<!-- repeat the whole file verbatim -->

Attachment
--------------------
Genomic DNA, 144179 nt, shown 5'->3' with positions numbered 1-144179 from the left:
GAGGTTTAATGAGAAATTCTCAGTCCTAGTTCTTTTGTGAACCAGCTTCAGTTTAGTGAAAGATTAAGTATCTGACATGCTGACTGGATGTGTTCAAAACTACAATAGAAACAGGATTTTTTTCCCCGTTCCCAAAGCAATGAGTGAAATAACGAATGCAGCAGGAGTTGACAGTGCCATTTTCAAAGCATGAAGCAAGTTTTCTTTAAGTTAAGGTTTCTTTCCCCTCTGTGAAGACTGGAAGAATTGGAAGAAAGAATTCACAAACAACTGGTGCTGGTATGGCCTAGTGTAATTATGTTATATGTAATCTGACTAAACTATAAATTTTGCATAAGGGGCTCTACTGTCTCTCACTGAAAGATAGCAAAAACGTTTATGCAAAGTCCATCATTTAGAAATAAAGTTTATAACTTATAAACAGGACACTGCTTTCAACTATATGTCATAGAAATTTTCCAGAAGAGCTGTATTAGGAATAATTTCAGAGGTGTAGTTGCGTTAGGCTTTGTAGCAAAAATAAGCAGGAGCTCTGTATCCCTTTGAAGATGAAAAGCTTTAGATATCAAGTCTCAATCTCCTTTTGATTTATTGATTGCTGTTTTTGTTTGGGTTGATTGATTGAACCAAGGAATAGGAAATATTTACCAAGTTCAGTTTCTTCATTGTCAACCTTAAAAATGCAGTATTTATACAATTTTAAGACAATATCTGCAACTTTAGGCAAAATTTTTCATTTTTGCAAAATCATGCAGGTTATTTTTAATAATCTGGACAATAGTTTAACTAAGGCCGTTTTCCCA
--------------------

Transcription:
Genomic DNA, 144179 nt, shown 5'->3' with positions numbered 1-144179 from the left:
GAGGTTTAATGAGAAATTCTCAGTCCTAGTTCTTTTGTGAACCAGCTTCAGTTTAGTGAAAGATTAAGTATCTGACATGCTGACTGGATGTGTTCAAAACTACAATAGAAACAGGATTTTTTTCCCCGTTCCCAAAGCAATGAGTGAAATAACGAATGCAGCAGGAGTTGACAGTGCCATTTTCAAAGCATGAAGCAAGTTTTCTTTAAGTTAAGGTTTCTTTCCCCTCTGTGAAGACTGGAAGAATTGGAAGAAAGAATTCACAAACAACTGGTGCTGGTATGGCCTAGTGTAATTATGTTATATGTAATCTGACTAAACTATAAATTTTGCATAAGGGGCTCTACTGTCTCTCACTGAAAGATAGCAAAAACGTTTATGCAAAGTCCATCATTTAGAAATAAAGTTTATAACTTATAAACAGGACACTGCTTTCAACTATATGTCATAGAAATTTTCCAGAAGAGCTGTATTAGGAATAATTTCAGAGGTGTAGTTGCGTTAGGCTTTGTAGCAAAAATAAGCAGGAGCTCTGTATCCCTTTGAAGATGAAAAGCTTTAGATATCAAGTCTCAATCTCCTTTTGATTTATTGATTGCTGTTTTTGTTTGGGTTGATTGATTGAACCAAGGAATAGGAAATATTTACCAAGTTCAGTTTCTTCATTGTCAACCTTAAAAATGCAGTATTTATACAATTTTAAGACAATATCTGCAACTTTAGGCAAAATTTTTCATTTTTGCAAAATCATGCAGGTTATTTTTAATAATCTGGACAATAGTTTAACTAAGGCCGTTTTCCCA